The protection of labour rights offers a clear example of this phenomenon. Multiple court decisions granting stability to workers in vulnerable circumstances have neither triggered consequential changes in legislation nor ordinary labour law jurisprudence yet. Instead to pressure an update of legislation, workers plead their cases directly to constitutional judges via tutela.[8] Hence, there has not been democratic deliberation on as to whether employers can provide for those benefits. This has increased the judicialisation of politics and strengthened an over-constitutionalisation of justice. In Colombia all judges are competent to decide tutela cases. Data show that this task fills about 30% of their workload.[9] Hence, their work on ordinary — criminal, civil, commercial, and labour — law cases becomes residual. Ordinary justice is losing its nature as the ordinary way to resolve legal conflicts. Moreover, there is a hollowing of competences of labour judges and contradictions between labour law and constitutional law jurisprudence.

Second, ambitious decisions made by the Constitutional Court can become inefficacious, given that most of them require active cooperation by all branches of government. This could increase mistrust in state institutions and even in constitutional justice. For instance, as previously quoted, since 1998 there has been multiple Court decisions concerning constitutional rights of inmates. Moreover, the Constitutional Court has retained supervisory jurisdiction for overseeing compliance with the orders. The Court keep issuing decisions reminding compliance with the original orders and adding some others.[10] This is an indicator of very small progress in achieving the desired transformations.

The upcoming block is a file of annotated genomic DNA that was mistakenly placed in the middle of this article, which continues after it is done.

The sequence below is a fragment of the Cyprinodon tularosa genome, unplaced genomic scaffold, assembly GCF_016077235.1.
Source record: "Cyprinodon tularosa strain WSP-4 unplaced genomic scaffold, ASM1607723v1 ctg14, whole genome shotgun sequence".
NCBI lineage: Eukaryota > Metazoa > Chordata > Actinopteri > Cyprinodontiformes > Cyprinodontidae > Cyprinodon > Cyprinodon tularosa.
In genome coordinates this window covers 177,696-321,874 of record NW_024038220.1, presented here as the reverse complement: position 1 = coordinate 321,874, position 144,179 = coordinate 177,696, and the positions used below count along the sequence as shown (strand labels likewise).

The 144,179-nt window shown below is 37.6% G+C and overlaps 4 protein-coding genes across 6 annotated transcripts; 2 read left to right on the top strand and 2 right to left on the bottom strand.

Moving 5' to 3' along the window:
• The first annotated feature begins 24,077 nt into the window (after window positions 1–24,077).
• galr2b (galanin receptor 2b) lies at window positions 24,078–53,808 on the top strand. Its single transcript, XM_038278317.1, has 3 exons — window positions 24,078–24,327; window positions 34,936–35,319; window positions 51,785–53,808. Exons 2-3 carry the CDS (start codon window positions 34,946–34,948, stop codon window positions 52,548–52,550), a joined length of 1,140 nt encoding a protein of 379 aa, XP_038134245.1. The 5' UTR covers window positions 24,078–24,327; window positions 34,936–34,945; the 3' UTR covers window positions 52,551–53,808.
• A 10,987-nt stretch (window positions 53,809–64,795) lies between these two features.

Third, already highlighted by Ferraz–about Brazil[11]–and Landau–about Colombia[12]–concerning economic and social rights, is associated with the priority that the protection of middle and upper-class interests, which are well represented in litigation, acquire over the protection of rights of the poorest and most vulnerable people. Naturally, decisions with general effects, such as those including structural remedies, are better suited to protect vulnerable people.[13] However, almost all decisions -at least corresponding to tutela cases- concern individual complaints. The most vulnerable people are less able to file well-argued complaints, and to trigger decisions by the Court, than middle and upper-class people. Hence, the ability to carry out constitutional litigation has become a de facto relevant criterion for the public distribution of benefits.